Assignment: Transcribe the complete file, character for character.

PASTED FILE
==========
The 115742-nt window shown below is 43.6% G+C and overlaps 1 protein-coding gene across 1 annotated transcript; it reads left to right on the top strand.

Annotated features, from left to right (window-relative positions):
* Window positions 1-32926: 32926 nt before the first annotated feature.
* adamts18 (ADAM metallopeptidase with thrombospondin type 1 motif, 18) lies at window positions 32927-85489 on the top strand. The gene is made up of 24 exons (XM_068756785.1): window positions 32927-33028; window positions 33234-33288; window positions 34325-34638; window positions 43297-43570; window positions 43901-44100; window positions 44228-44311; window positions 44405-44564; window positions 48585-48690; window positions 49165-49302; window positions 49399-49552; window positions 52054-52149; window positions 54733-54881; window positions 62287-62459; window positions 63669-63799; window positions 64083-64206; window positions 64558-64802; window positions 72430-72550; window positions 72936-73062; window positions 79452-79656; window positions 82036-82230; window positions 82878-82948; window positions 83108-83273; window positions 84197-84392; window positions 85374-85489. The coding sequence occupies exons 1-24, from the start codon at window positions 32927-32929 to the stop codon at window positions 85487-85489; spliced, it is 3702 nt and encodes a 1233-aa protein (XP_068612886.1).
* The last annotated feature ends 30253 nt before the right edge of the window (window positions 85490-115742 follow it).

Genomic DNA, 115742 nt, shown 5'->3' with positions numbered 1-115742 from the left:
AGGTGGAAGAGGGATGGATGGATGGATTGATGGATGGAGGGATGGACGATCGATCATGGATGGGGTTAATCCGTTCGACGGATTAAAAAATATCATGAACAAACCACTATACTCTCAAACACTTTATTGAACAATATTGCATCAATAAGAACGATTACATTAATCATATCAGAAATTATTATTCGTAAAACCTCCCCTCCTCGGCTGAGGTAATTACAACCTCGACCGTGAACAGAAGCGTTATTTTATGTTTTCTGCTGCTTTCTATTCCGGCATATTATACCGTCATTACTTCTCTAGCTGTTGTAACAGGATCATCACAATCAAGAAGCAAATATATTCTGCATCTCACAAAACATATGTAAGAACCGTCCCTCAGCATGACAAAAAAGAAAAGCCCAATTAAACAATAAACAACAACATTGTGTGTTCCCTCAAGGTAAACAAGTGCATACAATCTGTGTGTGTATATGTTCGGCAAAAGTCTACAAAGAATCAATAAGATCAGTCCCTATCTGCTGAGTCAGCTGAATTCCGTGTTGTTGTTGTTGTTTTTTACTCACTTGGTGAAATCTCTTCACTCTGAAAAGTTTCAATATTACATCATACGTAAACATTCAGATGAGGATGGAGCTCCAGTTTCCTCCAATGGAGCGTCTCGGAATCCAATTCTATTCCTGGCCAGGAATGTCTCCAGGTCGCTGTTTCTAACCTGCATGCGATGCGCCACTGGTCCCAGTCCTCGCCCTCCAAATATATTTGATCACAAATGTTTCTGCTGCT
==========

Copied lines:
The 115742-nt window shown below is 43.6% G+C and overlaps 1 protein-coding gene across 1 annotated transcript; it reads left to right on the top strand.

Annotated features, from left to right (window-relative positions):
* Window positions 1-32926: 32926 nt before the first annotated feature.
* adamts18 (ADAM metallopeptidase with thrombospondin type 1 motif, 18) lies at window positions 32927-85489 on the top strand. The gene is made up of 24 exons (XM_068756785.1): window positions 32927-33028; window positions 33234-33288; window positions 34325-34638; window positions 43297-43570; window positions 43901-44100; window positions 44228-44311; window positions 44405-44564; window positions 48585-48690; window positions 49165-49302; window positions 49399-49552; window positions 52054-52149; window positions 54733-54881; window positions 62287-62459; window positions 63669-63799; window positions 64083-64206; window positions 64558-64802; window positions 72430-72550; window positions 72936-73062; window positions 79452-79656; window positions 82036-82230; window positions 82878-82948; window positions 83108-83273; window positions 84197-84392; window positions 85374-85489. The coding sequence occupies exons 1-24, from the start codon at window positions 32927-32929 to the stop codon at window positions 85487-85489; spliced, it is 3702 nt and encodes a 1233-aa protein (XP_068612886.1).
* The last annotated feature ends 30253 nt before the right edge of the window (window positions 85490-115742 follow it).

Genomic DNA, 115742 nt, shown 5'->3' with positions numbered 1-115742 from the left:
AGGTGGAAGAGGGATGGATGGATGGATTGATGGATGGAGGGATGGACGATCGATCATGGATGGGGTTAATCCGTTCGACGGATTAAAAAATATCATGAACAAACCACTATACTCTCAAACACTTTATTGAACAATATTGCATCAATAAGAACGATTACATTAATCATATCAGAAATTATTATTCGTAAAACCTCCCCTCCTCGGCTGAGGTAATTACAACCTCGACCGTGAACAGAAGCGTTATTTTATGTTTTCTGCTGCTTTCTATTCCGGCATATTATACCGTCATTACTTCTCTAGCTGTTGTAACAGGATCATCACAATCAAGAAGCAAATATATTCTGCATCTCACAAAACATATGTAAGAACCGTCCCTCAGCATGACAAAAAAGAAAAGCCCAATTAAACAATAAACAACAACATTGTGTGTTCCCTCAAGGTAAACAAGTGCATACAATCTGTGTGTGTATATGTTCGGCAAAAGTCTACAAAGAATCAATAAGATCAGTCCCTATCTGCTGAGTCAGCTGAATTCCGTGTTGTTGTTGTTGTTTTTTACTCACTTGGTGAAATCTCTTCACTCTGAAAAGTTTCAATATTACATCATACGTAAACATTCAGATGAGGATGGAGCTCCAGTTTCCTCCAATGGAGCGTCTCGGAATCCAATTCTATTCCTGGCCAGGAATGTCTCCAGGTCGCTGTTTCTAACCTGCATGCGATGCGCCACTGGTCCCAGTCCTCGCCCTCCAAATATATTTGATCACAAATGTTTCTGCTGCT